Sunday, 6 May 2012

Delight in the "Rightness"

So many people I meet don't seem to have any expectation that we humans have every right to be happy. They seem to expect the worst from their encounters with others, and life in general. "Life wasn't meant to be easy" is quoted by many- as they give up on seeing joy in any interaction..... let alone believing they may find  joy in every interaction. Some people seem to go through life expecting the worst outcomes every time!
 George Bernard Shaw's original quote was "Life wasn't meant to be easy, my child; but take courage: it can be delightful." The Oxford dictionary tells me the word delightful is a noun and means "gives great pleasure."
Certainly many of life's experiences don't  immediately give great pleasure- often quite the opposite. But I firmly believe, and live with the attitude, that there is always a "rightness" in everything that comes my way (actually everything I bring my way is more how I look at life). I find that delightful.
 My attitude these days is not "Why did this happen to me?" but rather "Why did this happen for me?" It makes sense to me that each moment of my life is occurring,with purpose, for me. That opportunities are presented for me to, firstly, notice and then act upon should I choose. I find that even more delightful.
Let me give you an example.......
About 23 years ago my husband and I lost our unborn daughter. I was 21 weeks pregnant, her condition was "incompatible with life" and it felt like the greatest tragedy I had ever had to endure. I found that many of my friends just didn't know what to say- so many said nothing and that seemed kind of cruel to me at the time. Family, out of love, just wanted me to "put it behind me and try again." Of course the Doctor reassured my husband and I that this was "purely bad luck" and there was no reason to think we could not have healthy children because we already had a beautiful 1 year old daughter .
Blahhh! My mood felt very dark, but the cloud eventually lifted, and we did indeed have 2 more beautiful, healthy children. We "moved on" as some might say. But it was years later, after lots of living, experiences, interactions with others, observation and meditation that I realised that tragedy happened for me. You see, prior to losing our baby I had been involved in a community support group for new mothers and had been invited to train as a counsellor. I had declined that opportunity because I felt I was not emotionally equipped with the life skills to offer the kind of support required. But a couple of months after our baby died, I realised I had a sense of compassion that I now wanted to channel into that counselling. A few years of counselling then led me into training others within that community organisation. I remained involved for nearly 10 years. Over the years those counselling and empathy skills probably saved my marriage many times over, assisted me in being the best mother I could be (in fact probably the best person I could be), led me to studies in the areas of caring for others, and allowed me to develop a sense of empathy which greatly assists me in the business I now operate.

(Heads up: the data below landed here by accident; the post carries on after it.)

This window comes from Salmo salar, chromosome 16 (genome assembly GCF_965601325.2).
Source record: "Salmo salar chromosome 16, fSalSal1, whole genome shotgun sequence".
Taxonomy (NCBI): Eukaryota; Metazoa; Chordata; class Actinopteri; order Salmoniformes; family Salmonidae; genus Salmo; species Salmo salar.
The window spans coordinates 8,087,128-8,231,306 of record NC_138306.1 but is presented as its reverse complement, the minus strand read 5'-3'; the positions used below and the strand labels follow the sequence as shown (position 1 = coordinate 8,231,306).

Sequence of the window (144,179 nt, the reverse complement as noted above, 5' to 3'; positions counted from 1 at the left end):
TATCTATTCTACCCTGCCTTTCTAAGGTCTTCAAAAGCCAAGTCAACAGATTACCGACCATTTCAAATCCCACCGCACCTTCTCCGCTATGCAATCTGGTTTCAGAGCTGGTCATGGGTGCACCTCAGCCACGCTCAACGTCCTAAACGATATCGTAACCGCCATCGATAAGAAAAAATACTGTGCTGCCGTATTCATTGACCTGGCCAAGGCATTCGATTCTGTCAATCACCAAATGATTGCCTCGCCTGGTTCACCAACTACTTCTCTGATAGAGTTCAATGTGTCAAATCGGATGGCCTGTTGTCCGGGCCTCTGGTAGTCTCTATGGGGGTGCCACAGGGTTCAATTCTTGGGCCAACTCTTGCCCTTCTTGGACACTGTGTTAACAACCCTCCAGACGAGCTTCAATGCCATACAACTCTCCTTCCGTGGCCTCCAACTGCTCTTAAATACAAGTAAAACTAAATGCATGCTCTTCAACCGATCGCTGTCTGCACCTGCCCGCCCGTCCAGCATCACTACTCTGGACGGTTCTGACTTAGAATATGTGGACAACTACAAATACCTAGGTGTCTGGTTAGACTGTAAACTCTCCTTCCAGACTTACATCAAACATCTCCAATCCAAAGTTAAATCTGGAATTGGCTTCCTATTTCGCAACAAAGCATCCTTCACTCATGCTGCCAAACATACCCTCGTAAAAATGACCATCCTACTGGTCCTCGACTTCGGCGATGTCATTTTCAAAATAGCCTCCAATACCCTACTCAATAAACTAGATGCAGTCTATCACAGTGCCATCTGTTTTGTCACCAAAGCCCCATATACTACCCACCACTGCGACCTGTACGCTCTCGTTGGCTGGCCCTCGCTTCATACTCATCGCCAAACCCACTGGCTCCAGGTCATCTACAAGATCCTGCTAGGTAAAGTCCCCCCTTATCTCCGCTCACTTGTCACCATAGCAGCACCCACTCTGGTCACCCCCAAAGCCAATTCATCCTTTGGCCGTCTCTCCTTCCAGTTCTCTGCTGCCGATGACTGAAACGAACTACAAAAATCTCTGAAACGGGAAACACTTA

23 years ago I could not have imagined any "rightness" coming from the loss of our baby. But now I see how the sacrifice I believe that little soul made with her brief life, steered my own life in directions it would otherwise never have gone. It is with so much gratitude that I think of her. One event just seemed to lead to so many others......
Having had that experience, and seeing the pathway it led me along has allowed me to look for the rightness, rather than remaining focused on the difficulty, in life's challenges. Sometimes I just think, "what can I learn from this?" ( In that particular case I learnt straight away that it hurts more not to acknowledge a friend's grief than to simply say "I'm sorry for your loss." Now I do that.) For several years I have lived with this concept. It's not always obvious, and often not easy in challenging situations, but it gives me a sense of peace - and hope every time. on a day to day basis it works like this.....When I have a client cancel at the last minute I think " what can I use this time for, why was it given to me?" Perhaps bookwork, meditation, study, rest, catch up with a friend....  I always know there is a wonderful purpose for that time now available to me. When I am unexpectedly stuck in traffic, I consider that I am delayed to arrive at just the right time- perhaps to avoid or encounter some other situation than if I arrived on time. When my 16-year-old child suddenly became unwell, had to leave school and begin home schooling (that was a working parent's challenge!) I was able to acknowledge I was being presented the chance to develop patience, tolerance, and we spoke about how she would also gain tolerance for others "outside" the "normal" for teenagers. When our luggage got lost on an airline flight I was grateful it was a domestic flight, and felt grateful to think I had a gentle lesson to purchase travel insurance-especially on any future international flights. If rain puts an end to plans outdoors I think about all the indoor opportunities. When my darling Dad was dying and I travelled several hours to and fro to visit him each week, I felt blessed to have that chance rather than suddenly lose him. And on and on it goes...... find the rightness and you'll find some peace.

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